Fire contract faces obstacles

May 3, 2006 – Officials from Mt. Juliet to Watertown are still unsure what to make of the agreement produced last week by the Ad Hoc Fire Study Committee. But numerous officials agree on one point: a barrage of political obstacles stand in the way of the new pact winning approval from the Cou...
May 10, 2006

 

May 3, 2006 – Officials from Mt. Juliet to Watertown are still unsure what to make of the agreement produced last week by the Ad Hoc Fire Study Committee. But numerous officials agree on one point: a barrage of political obstacles stand in the way of the new pact winning approval from the County Commission.
In fact, several officials have speculated that based on the immediate reaction to the agreement – which allows Mt. Juliet to continue receiving county fire service for the next five years – it may not even get as far as the County Commission before being sent back to the drawing board.
The first body to formally consider the agreement is the Mt. Juliet City Commission. Last week, all four city commissioners surprised many Mt. Juliet representatives by questioning the terms of the deal and manner in which it was reached.
The Mt. Juliet Commission is scheduled to meet Monday.
Mt. Juliet commissioners said they would withhold final judgment on the agreement until they have a chance to scrutinize it further.
Sources who have closely tracked the study committee's agreement say the outcome of the Mt. Juliet Commission meeting could very well set the stage for how the county approaches the agreement.
County Mayor Robert Dedman said county commissioners were sure to have a great deal of questions about the agreement between now and their next meeting, which is Monday, May 15.
"I think there are some questions about it," Dedman said. "They're going to want to see the resolution, but as soon as it goes out in a package they'll have some questions on it."
Dedman, who has stated publicly he wants Mt. Juliet to provide its own fire service eventually, also said he is not certain the agreement will be received favorably by the full Commission.
"I'm not sure the county commissioners are going to go for it or not," Dedman said. "And where this $25,000 came from I don't know."
Further complicating matters is a proposal from Lebanon Mayor Don Fox asking the county to give his city the same fire deal as Mt. Juliet.
Dedman said he understood where Lebanon was coming from in bringing the resolution before its City Council.
"I can see their point," Dedman said. "They've probably got the same right to ask for it, if Mt. Juliet asked for it."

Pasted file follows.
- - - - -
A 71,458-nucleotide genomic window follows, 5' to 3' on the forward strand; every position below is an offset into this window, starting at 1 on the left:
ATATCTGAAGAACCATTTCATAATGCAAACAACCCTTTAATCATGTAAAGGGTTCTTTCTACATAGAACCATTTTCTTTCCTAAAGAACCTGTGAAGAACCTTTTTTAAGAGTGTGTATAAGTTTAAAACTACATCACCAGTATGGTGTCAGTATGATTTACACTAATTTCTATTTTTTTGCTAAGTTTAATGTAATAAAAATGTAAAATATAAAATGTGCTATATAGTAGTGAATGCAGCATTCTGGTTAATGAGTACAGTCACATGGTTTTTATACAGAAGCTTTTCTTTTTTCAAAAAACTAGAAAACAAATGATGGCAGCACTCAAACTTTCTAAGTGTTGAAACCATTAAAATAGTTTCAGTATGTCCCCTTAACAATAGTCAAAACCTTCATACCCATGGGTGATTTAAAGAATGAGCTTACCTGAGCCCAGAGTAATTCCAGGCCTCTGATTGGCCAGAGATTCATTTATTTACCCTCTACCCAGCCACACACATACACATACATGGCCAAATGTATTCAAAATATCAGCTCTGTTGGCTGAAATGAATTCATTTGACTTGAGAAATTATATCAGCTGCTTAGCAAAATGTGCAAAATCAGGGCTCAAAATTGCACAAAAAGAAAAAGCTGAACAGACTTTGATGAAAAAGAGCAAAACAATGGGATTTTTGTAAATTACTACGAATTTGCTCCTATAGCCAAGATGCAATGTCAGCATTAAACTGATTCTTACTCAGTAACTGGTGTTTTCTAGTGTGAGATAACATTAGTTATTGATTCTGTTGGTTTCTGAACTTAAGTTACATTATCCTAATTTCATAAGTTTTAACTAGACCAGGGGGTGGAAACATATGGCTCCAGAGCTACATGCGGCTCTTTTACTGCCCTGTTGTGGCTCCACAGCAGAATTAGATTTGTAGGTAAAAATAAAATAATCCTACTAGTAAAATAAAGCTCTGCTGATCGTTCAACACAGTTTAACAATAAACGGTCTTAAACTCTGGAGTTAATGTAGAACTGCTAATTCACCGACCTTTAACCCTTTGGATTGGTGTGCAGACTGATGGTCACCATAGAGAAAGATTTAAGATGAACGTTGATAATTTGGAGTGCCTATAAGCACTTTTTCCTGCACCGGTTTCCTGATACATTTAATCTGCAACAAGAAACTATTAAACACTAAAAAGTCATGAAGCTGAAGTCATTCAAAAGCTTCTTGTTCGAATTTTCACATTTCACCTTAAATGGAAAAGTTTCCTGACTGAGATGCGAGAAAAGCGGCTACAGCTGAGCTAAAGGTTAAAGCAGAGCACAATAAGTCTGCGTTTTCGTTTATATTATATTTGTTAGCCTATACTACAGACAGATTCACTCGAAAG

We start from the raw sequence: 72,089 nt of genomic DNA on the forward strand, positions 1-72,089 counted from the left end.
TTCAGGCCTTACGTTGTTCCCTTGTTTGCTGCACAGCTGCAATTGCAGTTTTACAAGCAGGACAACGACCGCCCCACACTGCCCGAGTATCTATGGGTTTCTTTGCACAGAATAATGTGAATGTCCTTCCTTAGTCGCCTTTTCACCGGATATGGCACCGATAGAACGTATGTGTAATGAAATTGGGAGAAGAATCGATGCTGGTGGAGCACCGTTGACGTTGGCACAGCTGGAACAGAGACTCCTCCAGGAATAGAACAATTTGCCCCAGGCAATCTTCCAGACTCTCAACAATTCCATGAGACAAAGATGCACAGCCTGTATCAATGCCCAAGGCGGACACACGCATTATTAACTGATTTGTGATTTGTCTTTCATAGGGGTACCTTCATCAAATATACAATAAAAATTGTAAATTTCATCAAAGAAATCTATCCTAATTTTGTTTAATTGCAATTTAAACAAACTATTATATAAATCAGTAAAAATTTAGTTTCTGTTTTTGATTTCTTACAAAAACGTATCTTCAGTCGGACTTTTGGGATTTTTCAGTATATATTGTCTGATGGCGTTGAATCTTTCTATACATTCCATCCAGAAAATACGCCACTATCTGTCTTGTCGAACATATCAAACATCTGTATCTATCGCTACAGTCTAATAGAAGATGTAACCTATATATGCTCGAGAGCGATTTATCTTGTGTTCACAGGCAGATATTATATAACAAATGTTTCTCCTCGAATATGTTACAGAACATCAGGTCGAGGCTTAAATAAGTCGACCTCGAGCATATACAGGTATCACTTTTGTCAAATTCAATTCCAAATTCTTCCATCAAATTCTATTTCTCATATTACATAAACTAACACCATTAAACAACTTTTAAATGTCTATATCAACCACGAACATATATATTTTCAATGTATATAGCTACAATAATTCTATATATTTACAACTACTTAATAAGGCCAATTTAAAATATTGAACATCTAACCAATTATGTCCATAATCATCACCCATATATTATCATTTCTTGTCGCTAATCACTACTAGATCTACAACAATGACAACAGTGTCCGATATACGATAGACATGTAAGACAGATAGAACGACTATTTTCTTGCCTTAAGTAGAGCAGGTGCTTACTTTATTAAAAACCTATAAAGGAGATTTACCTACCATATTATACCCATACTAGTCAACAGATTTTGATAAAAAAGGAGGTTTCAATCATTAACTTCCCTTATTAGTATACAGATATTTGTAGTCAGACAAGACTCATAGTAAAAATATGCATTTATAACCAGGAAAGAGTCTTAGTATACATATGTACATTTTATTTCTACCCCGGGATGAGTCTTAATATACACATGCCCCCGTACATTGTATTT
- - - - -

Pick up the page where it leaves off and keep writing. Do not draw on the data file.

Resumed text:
But Dedman also wondered if the move could be seen as a show of support for a Metropolitan form of government, an idea once again batted around by county and city officials.
"But on the other hand, is that the first step toward trying to bring in Metropolitan government?" Dedman asked. "Mayor Fox has indicated that we ought to look into it. Is this a step that way, or does he just want to throw a fee (for fire service) out there?"
Dedman said the outcome of Lebanon's proposal is likely to have a direct result on how the County Commission votes on the agreement.
Meanwhile, one municipality that has been forced to sit back and wait is Watertown, which has a volunteer fire department that services the town as well as unincorporated areas in East Wilson County.
Watertown Mayor Mike Jennings said the city's long-term emphasis is still on creating a joint county-city emergency management building.
"About a year or so ago, we started working with the county to come up with a joint city-county emergency services building in Watertown," Jennings said. "We are still very much interested in doing that."
But, like Lebanon, Jennings said the agreement Mt. Juliet just secured on a preliminary basis has piqued his interest.
Noting Watertown's current fire setup serves its residents well, Jennings said "if the county and the other municipalities choose to go this route, where the county provides services and the city pays so much money, then of course we'd be interested in pursing that as well."
For the time being, Watertown is at the mercy of greater forces, namely the county and larger Wilson County cities.
"We're standing back awaiting to see what comes out of all this," Jennings said. "But our focus right now is continuing to pursue this joint building that the city would provide the space for … where we can house all the fire equipment we have, house the county's ambulance and all where the vehicles can be maintained.
"Now, if everything else shifts to something like Mt. Juliet and Lebanon are proposing, we may shift our focus as well," he said.
Staff Writer Jared Allen can be reached at 444-3952 ext. 15 or by e-mail at jared.allen@lebanondemocrat.com.

 

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